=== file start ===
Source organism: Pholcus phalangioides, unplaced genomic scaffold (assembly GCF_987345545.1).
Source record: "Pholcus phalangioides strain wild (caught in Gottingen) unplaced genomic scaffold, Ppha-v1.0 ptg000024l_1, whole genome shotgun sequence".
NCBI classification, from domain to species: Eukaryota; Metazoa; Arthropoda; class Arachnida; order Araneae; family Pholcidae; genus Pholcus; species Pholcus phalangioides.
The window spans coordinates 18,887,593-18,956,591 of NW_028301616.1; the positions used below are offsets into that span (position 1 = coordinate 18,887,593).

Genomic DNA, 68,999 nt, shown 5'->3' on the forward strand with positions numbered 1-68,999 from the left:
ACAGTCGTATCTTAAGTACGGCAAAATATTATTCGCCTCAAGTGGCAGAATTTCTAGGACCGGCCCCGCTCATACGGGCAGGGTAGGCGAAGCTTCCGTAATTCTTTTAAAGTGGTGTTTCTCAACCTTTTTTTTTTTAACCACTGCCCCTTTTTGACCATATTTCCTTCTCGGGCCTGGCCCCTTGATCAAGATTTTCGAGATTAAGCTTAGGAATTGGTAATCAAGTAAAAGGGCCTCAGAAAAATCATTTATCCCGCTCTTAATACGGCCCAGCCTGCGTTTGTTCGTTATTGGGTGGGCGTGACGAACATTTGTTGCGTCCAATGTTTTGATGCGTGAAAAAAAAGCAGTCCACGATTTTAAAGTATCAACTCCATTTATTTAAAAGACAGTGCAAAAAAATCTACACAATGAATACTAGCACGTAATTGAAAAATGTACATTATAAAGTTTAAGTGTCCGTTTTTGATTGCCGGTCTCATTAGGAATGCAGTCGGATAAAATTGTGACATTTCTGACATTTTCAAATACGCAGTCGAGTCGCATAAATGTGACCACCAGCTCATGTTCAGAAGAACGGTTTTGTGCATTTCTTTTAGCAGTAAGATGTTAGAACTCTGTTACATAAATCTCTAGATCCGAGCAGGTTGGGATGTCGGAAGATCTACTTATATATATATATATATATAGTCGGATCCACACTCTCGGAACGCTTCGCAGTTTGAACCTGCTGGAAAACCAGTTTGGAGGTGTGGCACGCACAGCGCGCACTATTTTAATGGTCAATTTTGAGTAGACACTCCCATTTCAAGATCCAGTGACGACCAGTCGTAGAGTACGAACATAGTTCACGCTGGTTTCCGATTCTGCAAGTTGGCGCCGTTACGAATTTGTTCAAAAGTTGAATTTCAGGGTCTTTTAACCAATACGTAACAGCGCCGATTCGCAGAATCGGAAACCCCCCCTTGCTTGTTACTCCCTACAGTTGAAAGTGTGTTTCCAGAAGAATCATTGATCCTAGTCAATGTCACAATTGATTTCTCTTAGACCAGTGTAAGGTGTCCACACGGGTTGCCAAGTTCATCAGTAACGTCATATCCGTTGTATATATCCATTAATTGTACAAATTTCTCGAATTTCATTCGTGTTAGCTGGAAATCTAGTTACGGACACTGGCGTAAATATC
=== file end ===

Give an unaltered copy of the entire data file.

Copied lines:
Source organism: Pholcus phalangioides, unplaced genomic scaffold (assembly GCF_987345545.1).
Source record: "Pholcus phalangioides strain wild (caught in Gottingen) unplaced genomic scaffold, Ppha-v1.0 ptg000024l_1, whole genome shotgun sequence".
NCBI classification, from domain to species: Eukaryota; Metazoa; Arthropoda; class Arachnida; order Araneae; family Pholcidae; genus Pholcus; species Pholcus phalangioides.
The window spans coordinates 18,887,593-18,956,591 of NW_028301616.1; the positions used below are offsets into that span (position 1 = coordinate 18,887,593).

Genomic DNA, 68,999 nt, shown 5'->3' on the forward strand with positions numbered 1-68,999 from the left:
ACAGTCGTATCTTAAGTACGGCAAAATATTATTCGCCTCAAGTGGCAGAATTTCTAGGACCGGCCCCGCTCATACGGGCAGGGTAGGCGAAGCTTCCGTAATTCTTTTAAAGTGGTGTTTCTCAACCTTTTTTTTTTTAACCACTGCCCCTTTTTGACCATATTTCCTTCTCGGGCCTGGCCCCTTGATCAAGATTTTCGAGATTAAGCTTAGGAATTGGTAATCAAGTAAAAGGGCCTCAGAAAAATCATTTATCCCGCTCTTAATACGGCCCAGCCTGCGTTTGTTCGTTATTGGGTGGGCGTGACGAACATTTGTTGCGTCCAATGTTTTGATGCGTGAAAAAAAAGCAGTCCACGATTTTAAAGTATCAACTCCATTTATTTAAAAGACAGTGCAAAAAAATCTACACAATGAATACTAGCACGTAATTGAAAAATGTACATTATAAAGTTTAAGTGTCCGTTTTTGATTGCCGGTCTCATTAGGAATGCAGTCGGATAAAATTGTGACATTTCTGACATTTTCAAATACGCAGTCGAGTCGCATAAATGTGACCACCAGCTCATGTTCAGAAGAACGGTTTTGTGCATTTCTTTTAGCAGTAAGATGTTAGAACTCTGTTACATAAATCTCTAGATCCGAGCAGGTTGGGATGTCGGAAGATCTACTTATATATATATATATATATAGTCGGATCCACACTCTCGGAACGCTTCGCAGTTTGAACCTGCTGGAAAACCAGTTTGGAGGTGTGGCACGCACAGCGCGCACTATTTTAATGGTCAATTTTGAGTAGACACTCCCATTTCAAGATCCAGTGACGACCAGTCGTAGAGTACGAACATAGTTCACGCTGGTTTCCGATTCTGCAAGTTGGCGCCGTTACGAATTTGTTCAAAAGTTGAATTTCAGGGTCTTTTAACCAATACGTAACAGCGCCGATTCGCAGAATCGGAAACCCCCCCTTGCTTGTTACTCCCTACAGTTGAAAGTGTGTTTCCAGAAGAATCATTGATCCTAGTCAATGTCACAATTGATTTCTCTTAGACCAGTGTAAGGTGTCCACACGGGTTGCCAAGTTCATCAGTAACGTCATATCCGTTGTATATATCCATTAATTGTACAAATTTCTCGAATTTCATTCGTGTTAGCTGGAAATCTAGTTACGGACACTGGCGTAAATATC